There’s one thing I’m pretty sure of. I am mother of two, wife to one, sister to many because my parents’ 1977 Lincoln Continental Towncar broke down in Podunk, MT in May of 1988.
In 1985 my brother graduated high school. Less than a year later my grandmother died. I hope I find the hook to write about her because she’s a person worthy of her own post. But the point here is that Raoul graduating and Annalise dying freed my parents to relocate. Fewer entanglements and, let’s face it: from a middle-class perspective, Annalise’s death meant that we were now kinda sorta rich. Dad wanted to move to Colorado.
Colorado was Dad’s heartland. Twenty-five years earlier he had briefly worked there as a deejay for a local radio station and he’d remembered it fondly since. Mother may have fed me milk but Dad fed me dreams of living in a mountain paradise where the summers were cool and the winters were quilted in snow. We would watch “Sound of Music” with Grandma Annalise and while she reminisced about Mother Austria, Dad would say “just wait until you see Colorado! It’s just as beautiful as those mountains. We’ll live there someday.”
Someday had arrived. Dad was Dorothy, Mother was the Tin Woodsman, Freddie the Cowardly Lion, Lizzie the Scarecrow, and I was Toto, yipping at my Dad’s heels and eating up everything he said. We were on our journey to find our way to home with the Interstates of the western United States as our yellow brick road. Dad would buy enough acreage that all ten kids could each have a house on the homestead and we’d live in an eponymously-named town. Let’s go!
So we took an epic road-trip: Phoenix to Disneyland with a stopover at Grandma’s old farm, north up Route 1 to Berkeley to see my sister’s graduation, pausing in Portland to visit Multnomah Falls and then Seattle to see the Space Needle. We stayed a few days in Spokane to visit Mother’s step-mother and do a courtesy search on homes to let her think we might move there (Dad had no intention of it). We hopped onto I-90 east to make the trek across the Panhandle and then south through Montana, Wyoming, and eventually Colorado where we’d stop for several days to check out the colleges (where my mother would teach and I’d eventually attend) and look at property.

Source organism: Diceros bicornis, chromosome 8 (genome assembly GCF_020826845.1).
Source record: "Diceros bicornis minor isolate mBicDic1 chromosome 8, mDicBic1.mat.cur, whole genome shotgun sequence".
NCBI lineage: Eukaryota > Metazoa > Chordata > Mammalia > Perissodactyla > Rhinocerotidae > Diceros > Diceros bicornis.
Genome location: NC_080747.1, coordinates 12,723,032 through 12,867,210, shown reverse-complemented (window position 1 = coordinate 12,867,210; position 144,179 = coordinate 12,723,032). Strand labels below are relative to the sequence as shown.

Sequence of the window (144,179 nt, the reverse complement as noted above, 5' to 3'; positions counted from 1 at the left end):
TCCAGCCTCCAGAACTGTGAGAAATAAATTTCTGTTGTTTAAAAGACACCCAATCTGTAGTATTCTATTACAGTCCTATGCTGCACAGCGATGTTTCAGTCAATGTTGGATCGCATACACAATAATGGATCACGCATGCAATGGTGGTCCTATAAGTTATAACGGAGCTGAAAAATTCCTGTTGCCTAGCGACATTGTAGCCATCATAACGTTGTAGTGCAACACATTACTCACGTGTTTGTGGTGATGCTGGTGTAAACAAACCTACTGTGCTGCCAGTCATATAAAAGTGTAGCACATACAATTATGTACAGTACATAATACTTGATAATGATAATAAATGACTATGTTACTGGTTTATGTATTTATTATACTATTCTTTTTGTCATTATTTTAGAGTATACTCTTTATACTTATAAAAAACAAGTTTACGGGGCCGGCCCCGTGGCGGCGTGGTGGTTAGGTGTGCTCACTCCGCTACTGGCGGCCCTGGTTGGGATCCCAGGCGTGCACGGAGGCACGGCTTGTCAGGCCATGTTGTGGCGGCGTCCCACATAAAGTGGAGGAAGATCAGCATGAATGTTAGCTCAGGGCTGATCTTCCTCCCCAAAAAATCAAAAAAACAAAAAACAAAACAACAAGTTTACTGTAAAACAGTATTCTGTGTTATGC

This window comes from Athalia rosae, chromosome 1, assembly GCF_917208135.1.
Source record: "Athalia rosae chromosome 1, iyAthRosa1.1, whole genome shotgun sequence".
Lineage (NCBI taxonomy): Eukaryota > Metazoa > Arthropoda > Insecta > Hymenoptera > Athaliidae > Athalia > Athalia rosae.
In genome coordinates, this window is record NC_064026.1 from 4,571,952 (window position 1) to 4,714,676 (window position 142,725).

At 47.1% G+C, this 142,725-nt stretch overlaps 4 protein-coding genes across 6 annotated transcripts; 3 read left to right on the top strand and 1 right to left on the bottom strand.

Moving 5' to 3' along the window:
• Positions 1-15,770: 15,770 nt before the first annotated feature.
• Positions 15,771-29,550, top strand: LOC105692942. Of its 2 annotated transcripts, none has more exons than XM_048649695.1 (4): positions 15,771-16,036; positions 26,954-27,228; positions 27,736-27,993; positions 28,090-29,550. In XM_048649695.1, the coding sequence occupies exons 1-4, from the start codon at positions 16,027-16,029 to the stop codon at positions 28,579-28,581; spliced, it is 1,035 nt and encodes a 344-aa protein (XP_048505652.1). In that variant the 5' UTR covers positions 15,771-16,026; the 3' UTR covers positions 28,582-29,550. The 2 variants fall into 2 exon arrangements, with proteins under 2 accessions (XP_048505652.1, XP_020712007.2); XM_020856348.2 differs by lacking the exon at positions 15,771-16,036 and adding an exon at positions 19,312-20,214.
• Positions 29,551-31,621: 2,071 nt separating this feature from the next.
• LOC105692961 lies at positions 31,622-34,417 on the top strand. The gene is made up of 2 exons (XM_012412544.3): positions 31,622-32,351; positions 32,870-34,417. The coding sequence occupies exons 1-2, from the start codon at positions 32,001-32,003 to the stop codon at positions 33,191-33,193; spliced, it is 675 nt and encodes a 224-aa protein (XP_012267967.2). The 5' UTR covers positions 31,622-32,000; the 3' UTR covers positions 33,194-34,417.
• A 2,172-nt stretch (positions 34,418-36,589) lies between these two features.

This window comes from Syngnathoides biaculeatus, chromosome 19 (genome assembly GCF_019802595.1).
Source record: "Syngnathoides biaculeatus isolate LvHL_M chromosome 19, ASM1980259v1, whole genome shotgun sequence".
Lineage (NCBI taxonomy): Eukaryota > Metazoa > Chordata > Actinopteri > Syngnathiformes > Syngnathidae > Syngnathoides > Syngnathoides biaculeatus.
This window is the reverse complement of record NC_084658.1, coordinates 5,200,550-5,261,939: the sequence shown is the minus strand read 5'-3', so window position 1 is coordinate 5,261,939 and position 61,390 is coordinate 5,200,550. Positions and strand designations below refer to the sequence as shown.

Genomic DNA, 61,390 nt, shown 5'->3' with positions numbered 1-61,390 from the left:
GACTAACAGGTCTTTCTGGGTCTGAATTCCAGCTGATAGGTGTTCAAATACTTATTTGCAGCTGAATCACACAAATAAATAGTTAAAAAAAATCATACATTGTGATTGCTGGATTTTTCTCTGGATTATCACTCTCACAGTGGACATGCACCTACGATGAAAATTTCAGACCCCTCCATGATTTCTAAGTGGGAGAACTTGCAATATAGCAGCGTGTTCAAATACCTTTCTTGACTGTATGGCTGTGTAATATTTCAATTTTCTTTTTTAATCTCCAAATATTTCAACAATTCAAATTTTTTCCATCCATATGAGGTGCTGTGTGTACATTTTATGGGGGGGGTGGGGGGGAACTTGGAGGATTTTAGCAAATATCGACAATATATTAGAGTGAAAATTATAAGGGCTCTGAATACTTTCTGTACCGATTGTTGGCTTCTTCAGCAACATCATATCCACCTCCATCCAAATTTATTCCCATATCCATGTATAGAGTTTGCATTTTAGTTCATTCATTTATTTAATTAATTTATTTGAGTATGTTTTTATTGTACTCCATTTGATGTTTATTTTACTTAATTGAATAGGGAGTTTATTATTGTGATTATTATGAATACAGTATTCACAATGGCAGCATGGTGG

“What’s that smell?” I asked from the backseat. “It’s like rotten eggs.”
“There’s a problem with the engine. We need to turn off the a/c,” Dad said.
Had this been Phoenix, I would’ve protested mightily. This was just east of Wallace, ID. I could take it.
“Do we need to stop?” I asked.
“Nah, we just need to let the car cool down.”
Around St. Regis, I remember asking again. “It smells really bad. Do we need to stop to fix it?”
Mother said, “No, it’s just the fuel they use up here. It’ll be fine once we get different gas.”
A little more time passed and we approached Alberton. “Do you hear that clunking sound?”
Dad snapped from the front. “Yes, we hear it. Will you please stop talking!”
I took the hint. When we hit the next city, they didn’t need my pithy observations any more anyway. The car made the decision for us. It stopped around I-90 exit 98. We were towed to the closest town. Nothing turns Dad’s spirit of adventure around like an unplanned misadventure. He was in a foul mood when we reached the hotel. Mother put on her air of forced cheerfulness, a perverse quality that only comes out when everyone else is crankier than she is.